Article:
Belmont University Research Symposium (BURS)

Psychology: Exploration of Interacting Group Identities

Publication Date



Sciences and Mathematics, College of


Psychological Science, Department of

BURS Faculty Advisor

Adam Smiley, Ph.D

Presentation Type

Poster Presentation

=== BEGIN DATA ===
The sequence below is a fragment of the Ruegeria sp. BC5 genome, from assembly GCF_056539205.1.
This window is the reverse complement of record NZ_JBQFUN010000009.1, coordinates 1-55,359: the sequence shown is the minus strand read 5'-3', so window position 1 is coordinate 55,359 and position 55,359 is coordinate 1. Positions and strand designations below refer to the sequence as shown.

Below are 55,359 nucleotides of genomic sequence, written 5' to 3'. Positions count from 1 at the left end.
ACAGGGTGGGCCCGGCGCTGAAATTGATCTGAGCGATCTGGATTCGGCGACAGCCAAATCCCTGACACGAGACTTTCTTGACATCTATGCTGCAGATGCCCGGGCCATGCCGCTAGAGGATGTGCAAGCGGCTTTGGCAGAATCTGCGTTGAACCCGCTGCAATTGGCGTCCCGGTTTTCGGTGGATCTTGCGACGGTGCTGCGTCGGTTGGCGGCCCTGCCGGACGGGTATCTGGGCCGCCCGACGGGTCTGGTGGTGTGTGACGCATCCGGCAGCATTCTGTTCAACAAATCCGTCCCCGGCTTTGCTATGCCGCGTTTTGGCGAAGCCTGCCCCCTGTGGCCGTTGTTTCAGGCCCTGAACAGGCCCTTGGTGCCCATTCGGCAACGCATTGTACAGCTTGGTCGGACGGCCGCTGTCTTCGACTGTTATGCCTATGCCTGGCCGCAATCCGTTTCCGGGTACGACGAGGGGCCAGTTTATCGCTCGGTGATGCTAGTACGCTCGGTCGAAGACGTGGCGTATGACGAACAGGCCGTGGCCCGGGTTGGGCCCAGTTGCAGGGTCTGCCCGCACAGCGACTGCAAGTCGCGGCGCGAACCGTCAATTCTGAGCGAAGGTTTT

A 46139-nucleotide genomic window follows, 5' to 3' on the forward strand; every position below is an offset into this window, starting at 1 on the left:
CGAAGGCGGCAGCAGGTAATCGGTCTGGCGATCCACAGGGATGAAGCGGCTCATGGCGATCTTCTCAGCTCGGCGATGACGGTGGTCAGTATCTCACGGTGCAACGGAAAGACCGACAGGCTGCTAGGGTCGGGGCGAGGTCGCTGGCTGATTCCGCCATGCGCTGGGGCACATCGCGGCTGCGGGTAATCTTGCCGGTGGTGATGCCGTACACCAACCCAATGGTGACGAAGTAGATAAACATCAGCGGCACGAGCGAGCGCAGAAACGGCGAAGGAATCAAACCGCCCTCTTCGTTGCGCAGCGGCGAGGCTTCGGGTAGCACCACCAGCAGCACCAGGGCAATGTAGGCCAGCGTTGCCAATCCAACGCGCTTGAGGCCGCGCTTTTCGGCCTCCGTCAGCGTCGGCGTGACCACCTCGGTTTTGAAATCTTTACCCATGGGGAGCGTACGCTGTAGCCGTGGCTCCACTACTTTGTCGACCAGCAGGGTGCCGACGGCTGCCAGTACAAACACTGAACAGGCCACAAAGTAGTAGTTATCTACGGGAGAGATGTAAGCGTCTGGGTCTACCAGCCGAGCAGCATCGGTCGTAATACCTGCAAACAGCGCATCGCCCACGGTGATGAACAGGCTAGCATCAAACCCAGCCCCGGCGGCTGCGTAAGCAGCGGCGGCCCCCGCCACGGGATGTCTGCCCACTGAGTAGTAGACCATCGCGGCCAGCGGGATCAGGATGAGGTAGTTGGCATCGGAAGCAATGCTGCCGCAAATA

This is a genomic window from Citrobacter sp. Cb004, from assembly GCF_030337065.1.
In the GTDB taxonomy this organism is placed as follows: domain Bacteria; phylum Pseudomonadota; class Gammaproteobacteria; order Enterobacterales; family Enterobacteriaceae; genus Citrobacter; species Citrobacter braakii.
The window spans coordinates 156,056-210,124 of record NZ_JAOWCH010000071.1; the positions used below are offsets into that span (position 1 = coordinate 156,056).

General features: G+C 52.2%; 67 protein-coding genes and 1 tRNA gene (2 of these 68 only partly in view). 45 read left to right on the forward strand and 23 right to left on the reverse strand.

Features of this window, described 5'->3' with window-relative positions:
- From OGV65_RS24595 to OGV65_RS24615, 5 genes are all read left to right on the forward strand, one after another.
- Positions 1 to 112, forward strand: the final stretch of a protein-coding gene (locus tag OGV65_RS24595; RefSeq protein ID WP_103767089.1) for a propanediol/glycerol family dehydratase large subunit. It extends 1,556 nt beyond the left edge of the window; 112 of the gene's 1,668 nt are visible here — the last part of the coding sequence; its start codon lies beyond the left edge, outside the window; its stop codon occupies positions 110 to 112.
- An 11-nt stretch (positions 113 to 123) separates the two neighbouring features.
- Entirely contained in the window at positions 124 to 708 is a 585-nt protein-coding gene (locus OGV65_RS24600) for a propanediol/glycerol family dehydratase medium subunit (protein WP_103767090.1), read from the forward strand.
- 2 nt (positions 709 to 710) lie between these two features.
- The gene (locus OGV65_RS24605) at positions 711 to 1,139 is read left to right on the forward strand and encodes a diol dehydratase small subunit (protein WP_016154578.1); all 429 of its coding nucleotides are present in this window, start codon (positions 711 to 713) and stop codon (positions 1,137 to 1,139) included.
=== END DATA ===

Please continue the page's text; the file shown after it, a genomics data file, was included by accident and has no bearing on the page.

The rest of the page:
It is no secret that political polarization is intensifying on both a national and local level. This polarization has even impacted personal relationships between voters (West & Iyengar, 2022). It has been indicated through research that one’s group affiliation is a strong part of their identity. Therefore, if a group membership encourages hostility toward common enemies, this hostility can create animosity and hatred in individuals. Politics, although a major arena in which outgroup hostility is observed, is not the only social group in which it is seen. Another space in which people tend to cling onto ingroup membership and therefore reject members of the outgroup is sports fandoms. But, what happens if someone engages in hostility in their sports rivalries, and then interacts with voters in the party they oppose? This potential link between negative emotions and political/sports identity has been rarely touched by research, and is what the present study seeks to investigate. In this project, involving 40 participants from Belmont University undergraduate psychology courses, researchers tasked participants to either write about an annoying task they recently completed, or tasked participants to write about a sports rivalry they subscribe to. Participants from both conditions then indicated their feelings towards their preferred party, as well as voters in the opposing party. It was hypothesized that those who were primed with discussing their sports rivalry would continue to project these hostile views of opponents when considering opposing voters. The purpose of this study was to gain a greater sense of understanding as to how negative affect regarding the outgroup of one group identity can impact the views of a different outgroup from a separate group identity. On a broader scale, this study wanted to begin to take a look into how politics, such a prevalent part of our society, can interact with sports, another prevalent part of our society. Both can have strong impacts on our sense of social identity. Data is currently being collected in this study and results will be presented at BURS on April 19, 2023.

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